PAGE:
As we reported earlier this month, the Memphis, Tennessee, City Council unanimously voted to dig up the bodies of Confederate General Nathan Bedford Forrest and his wife. But a group of anti-Confederate activists simply couldn’t wait and took matters into their own hands, Kyle Olson reported at the American Mirror Thursday, citing a report at WREG.
According to WREG, the activists grabbed a shovel and dug up a small patch of grass next to Forrest’s grave. The group, known as the “Commission on Religion and Racism,” say they’ve wanted Forrest and the statue honoring him gone for a long time, and they’re apparently not ready to let the law stand in their way.
“We are going to bring the back hoe, the tractors and the men with the equipment to raise Bedford Forrest from the soil of Memphis,” said group activist Dr. Isaac Richmond, a failed candidate for Congress. According to Richmond, removing Forrest and his wife will somehow help end racism.
“If he’s gone, some of this racism and race-hate might be gone,” he said. “We got a fresh shovel full, and we hope that everybody else will follow suit and dig him up.” Richmond, however, did not say what he intended to do with Forrest’s remains.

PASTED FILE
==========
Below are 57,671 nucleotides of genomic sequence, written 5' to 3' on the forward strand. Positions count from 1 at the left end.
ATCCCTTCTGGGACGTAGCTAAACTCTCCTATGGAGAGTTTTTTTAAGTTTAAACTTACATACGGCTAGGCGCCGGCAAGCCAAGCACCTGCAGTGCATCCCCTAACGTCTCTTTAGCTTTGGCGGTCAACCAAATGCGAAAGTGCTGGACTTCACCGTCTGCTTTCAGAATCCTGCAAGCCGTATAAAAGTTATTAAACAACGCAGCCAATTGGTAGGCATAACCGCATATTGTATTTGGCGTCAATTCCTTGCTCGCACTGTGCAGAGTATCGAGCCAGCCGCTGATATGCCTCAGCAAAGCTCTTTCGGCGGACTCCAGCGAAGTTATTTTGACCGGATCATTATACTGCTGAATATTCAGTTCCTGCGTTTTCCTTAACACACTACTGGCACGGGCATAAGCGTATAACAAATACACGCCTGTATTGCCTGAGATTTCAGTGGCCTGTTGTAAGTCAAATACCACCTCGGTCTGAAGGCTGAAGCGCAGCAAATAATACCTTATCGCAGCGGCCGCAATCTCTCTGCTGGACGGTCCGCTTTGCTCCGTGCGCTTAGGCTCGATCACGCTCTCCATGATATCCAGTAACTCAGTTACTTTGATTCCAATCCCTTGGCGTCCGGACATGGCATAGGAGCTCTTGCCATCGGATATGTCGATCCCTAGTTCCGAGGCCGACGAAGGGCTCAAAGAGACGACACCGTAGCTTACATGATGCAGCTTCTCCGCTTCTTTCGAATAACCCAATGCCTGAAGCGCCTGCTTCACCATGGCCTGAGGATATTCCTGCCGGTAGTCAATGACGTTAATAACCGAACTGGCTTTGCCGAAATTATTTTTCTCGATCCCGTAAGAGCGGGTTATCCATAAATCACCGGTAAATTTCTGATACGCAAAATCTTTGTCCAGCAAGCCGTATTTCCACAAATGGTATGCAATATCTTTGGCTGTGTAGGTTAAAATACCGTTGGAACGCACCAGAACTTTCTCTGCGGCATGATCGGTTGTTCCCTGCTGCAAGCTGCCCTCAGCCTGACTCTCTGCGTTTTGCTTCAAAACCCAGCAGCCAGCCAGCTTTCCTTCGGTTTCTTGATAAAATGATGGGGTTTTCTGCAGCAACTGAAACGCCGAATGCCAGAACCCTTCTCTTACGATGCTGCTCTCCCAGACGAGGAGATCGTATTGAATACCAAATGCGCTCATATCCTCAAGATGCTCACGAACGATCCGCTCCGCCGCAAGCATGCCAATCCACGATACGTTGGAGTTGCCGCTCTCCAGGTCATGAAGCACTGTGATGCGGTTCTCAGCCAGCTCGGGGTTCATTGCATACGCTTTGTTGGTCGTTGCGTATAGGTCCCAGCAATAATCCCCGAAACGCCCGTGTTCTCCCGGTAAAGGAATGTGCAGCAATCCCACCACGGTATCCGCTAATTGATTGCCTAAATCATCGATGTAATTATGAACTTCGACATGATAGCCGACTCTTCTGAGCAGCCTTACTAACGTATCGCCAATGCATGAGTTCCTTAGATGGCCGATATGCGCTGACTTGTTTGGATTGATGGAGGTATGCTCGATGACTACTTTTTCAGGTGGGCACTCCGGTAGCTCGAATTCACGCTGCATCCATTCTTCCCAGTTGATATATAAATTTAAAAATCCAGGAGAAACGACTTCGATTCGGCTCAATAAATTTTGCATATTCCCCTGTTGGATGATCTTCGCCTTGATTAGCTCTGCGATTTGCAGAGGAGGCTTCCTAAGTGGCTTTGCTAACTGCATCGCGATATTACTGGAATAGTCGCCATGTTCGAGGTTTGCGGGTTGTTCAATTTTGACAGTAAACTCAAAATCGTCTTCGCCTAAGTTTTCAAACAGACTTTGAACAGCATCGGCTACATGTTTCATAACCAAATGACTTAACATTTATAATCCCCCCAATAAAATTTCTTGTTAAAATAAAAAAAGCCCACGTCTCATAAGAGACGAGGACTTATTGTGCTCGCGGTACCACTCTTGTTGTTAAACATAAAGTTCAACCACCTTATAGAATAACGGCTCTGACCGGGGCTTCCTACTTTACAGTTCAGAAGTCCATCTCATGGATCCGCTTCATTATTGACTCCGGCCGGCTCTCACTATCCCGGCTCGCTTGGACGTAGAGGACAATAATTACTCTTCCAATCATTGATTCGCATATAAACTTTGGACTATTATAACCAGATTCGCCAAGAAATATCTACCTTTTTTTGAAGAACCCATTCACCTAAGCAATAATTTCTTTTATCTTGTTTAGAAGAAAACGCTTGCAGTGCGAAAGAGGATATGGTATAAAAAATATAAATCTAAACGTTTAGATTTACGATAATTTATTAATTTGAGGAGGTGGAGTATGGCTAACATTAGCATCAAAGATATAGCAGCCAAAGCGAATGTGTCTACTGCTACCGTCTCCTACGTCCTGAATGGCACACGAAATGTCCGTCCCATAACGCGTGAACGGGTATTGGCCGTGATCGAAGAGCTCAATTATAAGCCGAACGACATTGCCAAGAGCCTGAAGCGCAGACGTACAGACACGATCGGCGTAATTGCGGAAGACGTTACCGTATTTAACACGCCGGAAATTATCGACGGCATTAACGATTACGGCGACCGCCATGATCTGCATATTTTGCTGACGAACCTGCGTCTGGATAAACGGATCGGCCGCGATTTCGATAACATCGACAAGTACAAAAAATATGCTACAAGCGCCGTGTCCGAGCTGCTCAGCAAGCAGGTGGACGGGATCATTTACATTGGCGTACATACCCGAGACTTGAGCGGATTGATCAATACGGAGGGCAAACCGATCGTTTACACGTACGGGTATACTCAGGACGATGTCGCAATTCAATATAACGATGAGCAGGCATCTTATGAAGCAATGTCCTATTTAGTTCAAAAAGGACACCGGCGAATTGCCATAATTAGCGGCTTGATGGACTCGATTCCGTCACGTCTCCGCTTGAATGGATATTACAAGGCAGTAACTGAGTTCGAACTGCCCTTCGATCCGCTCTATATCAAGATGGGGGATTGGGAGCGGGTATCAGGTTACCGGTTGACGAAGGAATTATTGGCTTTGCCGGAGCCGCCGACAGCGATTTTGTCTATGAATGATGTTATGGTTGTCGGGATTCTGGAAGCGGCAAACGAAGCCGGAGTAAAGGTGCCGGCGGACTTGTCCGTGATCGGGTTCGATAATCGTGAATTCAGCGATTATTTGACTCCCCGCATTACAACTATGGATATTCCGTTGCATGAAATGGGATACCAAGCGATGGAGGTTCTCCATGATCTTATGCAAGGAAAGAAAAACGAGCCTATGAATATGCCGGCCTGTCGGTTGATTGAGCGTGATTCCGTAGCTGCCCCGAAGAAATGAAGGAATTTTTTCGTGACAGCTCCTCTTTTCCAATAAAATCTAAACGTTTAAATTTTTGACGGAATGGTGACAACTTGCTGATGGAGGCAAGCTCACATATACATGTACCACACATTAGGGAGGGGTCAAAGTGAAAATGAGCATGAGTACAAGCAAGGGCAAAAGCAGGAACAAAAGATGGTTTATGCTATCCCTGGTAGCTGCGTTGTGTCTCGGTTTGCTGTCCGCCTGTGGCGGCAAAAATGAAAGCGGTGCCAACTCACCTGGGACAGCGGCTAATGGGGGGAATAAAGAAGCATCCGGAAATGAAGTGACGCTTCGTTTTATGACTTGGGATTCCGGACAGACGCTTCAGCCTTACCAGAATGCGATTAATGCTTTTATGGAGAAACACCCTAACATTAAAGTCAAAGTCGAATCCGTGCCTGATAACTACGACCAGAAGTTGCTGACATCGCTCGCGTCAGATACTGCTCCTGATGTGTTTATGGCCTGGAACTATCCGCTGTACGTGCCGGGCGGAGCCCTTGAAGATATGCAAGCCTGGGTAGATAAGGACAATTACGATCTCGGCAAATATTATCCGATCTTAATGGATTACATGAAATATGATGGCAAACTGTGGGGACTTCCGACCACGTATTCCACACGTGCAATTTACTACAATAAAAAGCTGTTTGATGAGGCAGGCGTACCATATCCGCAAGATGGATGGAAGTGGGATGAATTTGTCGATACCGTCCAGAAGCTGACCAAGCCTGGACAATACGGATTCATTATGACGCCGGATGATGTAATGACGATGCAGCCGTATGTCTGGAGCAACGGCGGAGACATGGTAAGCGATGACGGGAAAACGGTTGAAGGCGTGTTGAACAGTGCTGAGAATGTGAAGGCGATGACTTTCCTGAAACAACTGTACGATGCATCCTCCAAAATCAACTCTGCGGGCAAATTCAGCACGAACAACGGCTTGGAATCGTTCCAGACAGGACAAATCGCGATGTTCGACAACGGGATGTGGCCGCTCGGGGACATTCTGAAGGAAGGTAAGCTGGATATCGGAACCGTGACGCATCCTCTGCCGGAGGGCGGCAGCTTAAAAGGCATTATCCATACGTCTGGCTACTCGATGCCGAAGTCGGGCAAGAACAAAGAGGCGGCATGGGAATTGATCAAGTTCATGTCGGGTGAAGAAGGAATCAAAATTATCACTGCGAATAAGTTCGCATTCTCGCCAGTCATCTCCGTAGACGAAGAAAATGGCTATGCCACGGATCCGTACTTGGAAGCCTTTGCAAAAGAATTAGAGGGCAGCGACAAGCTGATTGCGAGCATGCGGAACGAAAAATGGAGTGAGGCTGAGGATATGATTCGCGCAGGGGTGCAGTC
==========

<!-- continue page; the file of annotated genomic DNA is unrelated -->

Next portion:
Others, however, see their actions as little more than destruction of property, Olson said. Among those criticizing the group was Lee Millar, a spokesperson for the Forrest family and the Sons of Confederate Veterans.
“They can protest all they want. Just because they don’t like it, doesn’t mean they are right,” Millar told WREG. “Digging up the park is just pure and simple vandalism,” he added, saying that everyone who held the shovel broke the law.
“We really don’t want to make this a confrontation,” Richmond said. “We just want to say hey, we want to get on with it!”
The group’s action infuriated one man, who drove hundreds of miles to plant new grass in the area dug up by the activists. According to WREG, Scott Hudson of Lincoln County, Tennessee, dug up grass from his own yard, drove five hours to the park and repaired the grass destroyed by Richmond’s group.
“I’m going to repair the blatant disregard for this cemetery,” he told WREG. “It just upset me to my core, because my great-grandfather R.C. Hudson fought in the Confederate Army.”
Memphis police, WREG added, have yet to say if Richmond and his activists broke any laws. Hudson, however, has already formed an opinion.
“It was vandalism. There is no question about it,” he said. “It was vandalism, and it was illegal.”